We shall now review Chapter X of “Natural Law and Natural Rights.” Among other things, Professor Finnis explores the relation between law and coercion (pp. 260-264), identifies the main features of a legal order (pp. 266-270), and presents a “multi-faceted” conception of law (pp. 276-281). Alas, this chapter is hard to take seriously. Why? Because Finnis’s premises are built on theoretical quicksand. In the words of Finnis, “The authority of the law depends … on its justice or at least its ability to secure to justice.” But what is justice? For Finnis, “the objective of justice is … the common good” (p. 174). Now, before proceeding, recall that Finnis defines the common good in terms of our ability to promote cooperation and solve collective action problems. Alas, for any polity with a large enough number of members, that polity is going to consist of groups or factions favoring competing and conflicting solutions to such collective active problems, so putting aside such crude general measures as GDP or life satisfaction/happiness surveys, it’s not clear whether we can identify a master “common good” as opposed to the individual interests or individual goods of each member.
Nevertheless, there is at least one aspect of Chapter X that we can try to salvage: Finnis’s analysis of the rule of law on pp. 270-276 of his book. Finnis identifies eight separate “desiderata” or requirements of the rule of law, including (i) prospectivity, (2) ease of compliance, (3) public promulgation, (4) clarity, (5) coherence, (6) stability, (7) generality, and (8) accountability. Again, in the words of Finnis (pp. 270-271):
A legal system exemplifies the Rule of Law to the extent (it is a matter of degree in respect of each item of the list) that (i) its rules are prospective, not retroactive, and (ii) are not in any other way impossible to comply with; that (iii) its rules are promulgated, (iv) clear, and (v) coherent one with another; that (vi) its rules are sufficiently stable to allow people to be guided by their knowledge of the content of the rules; that (vii) the making of decrees and orders applicable to relatively limited situations is guided by rules that are promulgated, clear, stable, and relatively general; and that (viii) those people who have authority to make, administer, and apply the rules in an official capacity (a) are accountable for their compliance with rules applicable to their performance and (b) do actually administer the law consistently and in accordance with its tenor.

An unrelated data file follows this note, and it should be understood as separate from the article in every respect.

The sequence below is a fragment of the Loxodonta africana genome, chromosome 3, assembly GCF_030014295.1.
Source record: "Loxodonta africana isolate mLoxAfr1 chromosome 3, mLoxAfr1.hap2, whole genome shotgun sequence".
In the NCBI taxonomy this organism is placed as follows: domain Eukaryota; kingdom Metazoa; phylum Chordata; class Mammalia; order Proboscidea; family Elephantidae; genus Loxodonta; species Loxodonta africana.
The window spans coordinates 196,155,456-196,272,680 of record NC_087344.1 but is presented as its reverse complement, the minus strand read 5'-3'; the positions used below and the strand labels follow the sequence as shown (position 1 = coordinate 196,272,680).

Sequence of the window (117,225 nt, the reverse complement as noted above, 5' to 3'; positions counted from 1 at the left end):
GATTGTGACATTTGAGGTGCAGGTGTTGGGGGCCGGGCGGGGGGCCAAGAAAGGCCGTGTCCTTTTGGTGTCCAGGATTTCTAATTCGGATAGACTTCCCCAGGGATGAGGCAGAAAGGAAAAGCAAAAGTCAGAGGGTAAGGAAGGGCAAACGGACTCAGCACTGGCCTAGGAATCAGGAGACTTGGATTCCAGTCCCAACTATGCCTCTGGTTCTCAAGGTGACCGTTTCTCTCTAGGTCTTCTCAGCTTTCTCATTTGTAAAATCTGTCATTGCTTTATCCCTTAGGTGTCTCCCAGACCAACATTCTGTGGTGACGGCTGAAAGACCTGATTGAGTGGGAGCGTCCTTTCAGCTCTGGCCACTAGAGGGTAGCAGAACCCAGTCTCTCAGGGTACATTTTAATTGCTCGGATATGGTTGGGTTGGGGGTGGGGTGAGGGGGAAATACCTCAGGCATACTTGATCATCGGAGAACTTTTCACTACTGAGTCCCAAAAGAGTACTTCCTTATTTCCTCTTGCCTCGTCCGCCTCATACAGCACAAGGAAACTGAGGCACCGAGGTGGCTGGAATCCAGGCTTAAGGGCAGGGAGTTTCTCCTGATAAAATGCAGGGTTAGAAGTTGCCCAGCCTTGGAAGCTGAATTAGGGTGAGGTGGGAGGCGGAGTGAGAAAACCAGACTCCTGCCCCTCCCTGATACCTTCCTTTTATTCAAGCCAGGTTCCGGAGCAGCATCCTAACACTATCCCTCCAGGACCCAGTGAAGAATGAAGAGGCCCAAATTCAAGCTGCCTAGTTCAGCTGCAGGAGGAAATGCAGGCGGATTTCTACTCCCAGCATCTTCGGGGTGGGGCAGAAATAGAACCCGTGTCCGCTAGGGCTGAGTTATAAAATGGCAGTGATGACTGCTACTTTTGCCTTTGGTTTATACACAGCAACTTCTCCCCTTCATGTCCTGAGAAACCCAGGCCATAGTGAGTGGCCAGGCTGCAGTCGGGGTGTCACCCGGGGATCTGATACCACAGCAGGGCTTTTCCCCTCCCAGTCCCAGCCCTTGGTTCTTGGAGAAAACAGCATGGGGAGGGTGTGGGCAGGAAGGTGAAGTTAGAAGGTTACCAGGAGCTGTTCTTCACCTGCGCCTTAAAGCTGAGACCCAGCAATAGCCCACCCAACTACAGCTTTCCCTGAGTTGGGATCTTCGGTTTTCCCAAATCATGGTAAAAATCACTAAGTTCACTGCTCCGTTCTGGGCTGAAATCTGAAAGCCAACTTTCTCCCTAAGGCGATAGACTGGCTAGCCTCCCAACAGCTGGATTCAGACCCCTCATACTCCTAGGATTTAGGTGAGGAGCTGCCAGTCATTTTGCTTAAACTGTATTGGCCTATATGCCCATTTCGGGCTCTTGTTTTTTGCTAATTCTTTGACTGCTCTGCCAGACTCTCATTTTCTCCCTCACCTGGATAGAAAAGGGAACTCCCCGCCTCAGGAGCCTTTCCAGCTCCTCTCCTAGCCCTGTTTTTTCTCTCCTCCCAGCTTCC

Notice what all these sundry and maddingly vague desiderata have in common: they are all procedural in nature. For Finnis, the rule of law is not about the substantive content of law; rather, it’s about how the law (whatever its content) is made and applied. (By the way, this focus on procedural natural law or the “inner morality of law” is not Finnis’s idea. It is an idea that can be traced back to the great Lon Fuller.) The essential ideas here boil down to notice and universality: people must be able to find out what the law is, and these same laws must also apply to the rulers themselves. But there is something missing in both Finnis and Fuller’s work on the rule of law: what about the value of accuracy? Why do so many legal philosophers or “jurisprudes” omit this key variable in their explorations of the rule of law?
I have covered this ground before, for as I noted in a previous post–back when I was reviewing the breathtaking work and ideas of my hero Robert Nozick: “any procedure is going to be imperfect to a greater or lesser degree. An innocent man might be found guilty with some positive probability, and a guilty man might be declared innocent with some probability, and furthermore, the choice of procedural rules will produce trade-offs [between accuracy and justice].” (To quantify this tragic trade off, consider the famous Blackstonian legal maxim below.) To my mind, then, the key question in the domain of procedural fairness is this: which procedural probabilities and which trade-offs are morally required or morally acceptable? Alas, neither Finnis nor Fuller has anything to say about these legal and moral probabilities. For now, it suffices to say that I am deeply dissatisfied with Finnis’s (and Fuller’s, for that matter) procedural approach to the rule of law. That said, I will proceed to the next chapter of “Natural Law and Natural Rights” (Chapter XI) and begin wrapping up my review of Finnis in my next few posts …